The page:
This article has been updated to reflect Monday night's episode of The Bachelorette.
A few weeks ago, I described The Bachelorette star Kaitlyn Bristowe as "revolutionary" for her frank, unapologetic attitude toward sex on a show that had historically treated the word as taboo, and her remarkable ability to act like a normal person (i.e., sometimes be a total mess) while juggling multiple relationships within a machine of psychological manipulation and manufactured romance. A bit hyperbolic? Oh, totally. But I stand by it, especially after watching her stare down her slut-shaming cyberbullies like a champ on Monday night's "Men Tell All" episode.
“I really like to think myself as a tough, tough person. I’m fine with people disagreeing with me or having their opinions, that’s okay,” Kaitlyn told the crowd when she came onstage. “But spreading hate the way people have been is not okay." She then sat there as host Chris Harrison read aloud a sampling of vicious tweets and emails Kaitlyn had received after becoming the first star of The Bachelor or The Bachelorette to sleep with a contestant (before the producer-sanctioned Fantasy Suite dates) and talk about it. A sampling: "Shut your little whore mouth #slut," "you need to unspread your whore legs," a screed from a mother who hoped Kaitlyn would "crawl into a hole and die." "I can handle it," she responded. "It doesn't feel good, but I can handle it."
We all could see that cycle of judgment coming from a mile away. What's unexpected is how Kaitlyn's refusal to apologize for being a strong, sexual woman has forced a show so steeped in hypocritical traditionalism to pivot and defend its star's libido. Granted, Chris Harrison never actually mentioned "sex," preferring to use words like "controversial" and "provocative" to describe Kaitlyn and her "decisions" to break "unwritten rules." But Kaitlyn's influence finally seems to be forcing the franchise to acknowledge that in modern relationships between grown women and men, sex typically comes not only before marriage, but way, way before someone gets down on one knee. As Kaitlyn has said before, it's only practical to test-drive your options before making a commitment that will last the rest of your life.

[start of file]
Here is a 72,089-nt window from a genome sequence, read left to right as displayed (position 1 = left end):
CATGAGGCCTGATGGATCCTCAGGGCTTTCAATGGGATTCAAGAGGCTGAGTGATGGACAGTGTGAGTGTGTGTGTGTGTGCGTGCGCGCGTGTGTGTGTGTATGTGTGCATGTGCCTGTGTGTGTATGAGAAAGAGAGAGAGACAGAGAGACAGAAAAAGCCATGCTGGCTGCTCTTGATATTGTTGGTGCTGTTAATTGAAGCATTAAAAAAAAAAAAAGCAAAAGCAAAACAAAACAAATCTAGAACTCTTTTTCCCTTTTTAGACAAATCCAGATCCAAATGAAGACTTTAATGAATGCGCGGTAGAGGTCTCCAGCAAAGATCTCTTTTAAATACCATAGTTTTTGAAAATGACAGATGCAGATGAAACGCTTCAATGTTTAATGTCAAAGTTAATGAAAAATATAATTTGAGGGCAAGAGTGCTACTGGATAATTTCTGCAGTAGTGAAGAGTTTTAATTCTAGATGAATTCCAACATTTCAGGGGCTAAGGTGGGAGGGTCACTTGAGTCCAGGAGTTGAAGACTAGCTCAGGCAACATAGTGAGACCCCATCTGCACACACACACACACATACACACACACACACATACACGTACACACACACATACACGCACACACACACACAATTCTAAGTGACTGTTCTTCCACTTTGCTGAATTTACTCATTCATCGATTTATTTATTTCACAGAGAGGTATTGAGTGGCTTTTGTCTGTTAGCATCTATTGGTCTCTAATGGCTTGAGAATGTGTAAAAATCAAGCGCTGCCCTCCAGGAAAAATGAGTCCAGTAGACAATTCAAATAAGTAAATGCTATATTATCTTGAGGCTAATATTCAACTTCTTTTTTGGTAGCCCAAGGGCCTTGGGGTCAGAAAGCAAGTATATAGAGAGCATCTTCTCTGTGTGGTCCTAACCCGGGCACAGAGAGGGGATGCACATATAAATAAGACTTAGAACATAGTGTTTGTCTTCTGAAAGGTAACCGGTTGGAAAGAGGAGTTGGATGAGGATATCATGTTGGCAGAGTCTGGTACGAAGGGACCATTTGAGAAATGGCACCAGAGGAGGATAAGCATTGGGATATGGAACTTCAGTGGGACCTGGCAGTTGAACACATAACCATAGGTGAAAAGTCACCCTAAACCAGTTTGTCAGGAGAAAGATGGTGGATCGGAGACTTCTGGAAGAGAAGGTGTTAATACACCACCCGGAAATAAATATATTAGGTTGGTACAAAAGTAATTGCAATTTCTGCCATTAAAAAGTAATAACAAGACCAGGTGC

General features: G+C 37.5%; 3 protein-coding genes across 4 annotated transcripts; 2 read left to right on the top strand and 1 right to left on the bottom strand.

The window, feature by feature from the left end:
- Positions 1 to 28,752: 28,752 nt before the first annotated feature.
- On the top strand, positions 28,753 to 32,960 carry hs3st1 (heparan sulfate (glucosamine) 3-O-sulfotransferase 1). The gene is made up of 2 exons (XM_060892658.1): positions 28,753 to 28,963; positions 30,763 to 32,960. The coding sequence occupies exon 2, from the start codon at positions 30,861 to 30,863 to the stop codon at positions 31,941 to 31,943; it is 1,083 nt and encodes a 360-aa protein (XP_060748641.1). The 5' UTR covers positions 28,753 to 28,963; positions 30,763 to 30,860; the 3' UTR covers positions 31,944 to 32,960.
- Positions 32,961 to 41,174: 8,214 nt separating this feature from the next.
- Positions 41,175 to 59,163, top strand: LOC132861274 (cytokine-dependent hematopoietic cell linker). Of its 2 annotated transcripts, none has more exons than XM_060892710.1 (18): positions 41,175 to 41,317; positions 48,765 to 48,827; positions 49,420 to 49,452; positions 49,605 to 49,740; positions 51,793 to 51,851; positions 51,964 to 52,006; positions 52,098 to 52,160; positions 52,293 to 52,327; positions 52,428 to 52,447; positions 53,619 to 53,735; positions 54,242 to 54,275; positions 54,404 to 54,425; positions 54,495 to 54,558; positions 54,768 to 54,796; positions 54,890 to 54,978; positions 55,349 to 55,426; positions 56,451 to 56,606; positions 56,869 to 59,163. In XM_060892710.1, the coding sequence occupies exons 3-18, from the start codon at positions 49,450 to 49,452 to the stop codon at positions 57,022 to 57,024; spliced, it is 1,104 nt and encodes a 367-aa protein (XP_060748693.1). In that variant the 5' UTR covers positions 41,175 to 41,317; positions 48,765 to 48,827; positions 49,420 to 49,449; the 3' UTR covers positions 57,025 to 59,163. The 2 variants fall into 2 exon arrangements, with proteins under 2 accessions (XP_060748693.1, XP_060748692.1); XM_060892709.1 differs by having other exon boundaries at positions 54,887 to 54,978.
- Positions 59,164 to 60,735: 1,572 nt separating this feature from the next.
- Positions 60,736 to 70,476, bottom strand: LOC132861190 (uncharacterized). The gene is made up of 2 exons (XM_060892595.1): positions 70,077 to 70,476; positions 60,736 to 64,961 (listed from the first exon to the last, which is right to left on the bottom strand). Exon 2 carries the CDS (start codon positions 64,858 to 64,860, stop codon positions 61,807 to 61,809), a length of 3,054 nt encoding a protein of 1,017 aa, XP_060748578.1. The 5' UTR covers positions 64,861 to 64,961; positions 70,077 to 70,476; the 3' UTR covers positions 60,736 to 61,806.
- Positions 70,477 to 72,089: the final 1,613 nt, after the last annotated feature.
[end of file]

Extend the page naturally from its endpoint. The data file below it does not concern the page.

Without intending to do so — I don't think Kaitlyn is at all calculating, which is what makes her impulse-driven careering toward matrimony (or not) so endearing and fascinating to watch — this 30-year-old Canadian dance instructor is advancing the conversation on female sexuality, and dismantling from the inside the franchise's veneer of fairy-tale delusion.
Let us not dwell on last week's installment of Kaitlyn’s journey, in which everyone sounded like they were being fed lines about “opening up,” or on how the show neutered Kaitlyn with the same “torn between three guys,” now “torn between two guys” edit that’s made every person who’s ever come on this show interchangeable. Instead, like Vulture’s all-star Bachelorette recapper Ali Barthwell, I’m going to write that episode off as pure filler and consider the record so far, which proves Kaitlyn to be the most progressive Bachelor/ette in the franchise’s 30-season history; the first star whose views on a woman’s right to sexual agency seem worthy of an era in which the Supreme Court has codified same-sex marriage.
Let's take a look at that record. Twice, she’s engineered off-camera alone time with contestants: The time when she snuck into front-runner Shawn Booth’s hotel room and told him he was “the One” (producers clearly only found out much later, when Shawn drunkenly cried about it), and the night when she invited Shawn’s rival Nick Viall back to her room (and slimy producers recorded the sex sounds through a closed door). She is the first lead of this franchise to talk openly about sex, and to have spent a night of nookie with a suitor well before the producer-approved Fantasy Suite dates, when the field typically has been narrowed down to three, and sex is had but never spoken of by name. (Anyone who’s a longtime fan of the show knows there is a strict precedent of making out but no touching below the belt before the Fantasy Suite, unless it’s in the ocean and you’re the Bachelor.)
Then, not only did Kaitlyn have sex with Nick AGAIN, this time in the Fantasy Suite, but she also initiated with Shawn the first adult conversation about relationships that I can remember ever seeing. Last week, she became the first Bachelor/ette star to complete her Fantasy Suite dates BEFORE meeting the families of the guys she’s dating — meaning she slept with them, THEN decided which ones she felt strongly enough about to meet their parents. This has never happened in Bachelor/ette land. (That sounded insane even as I wrote it, but the show operates by rules of courtship that haven’t been standard since the early 20th century.)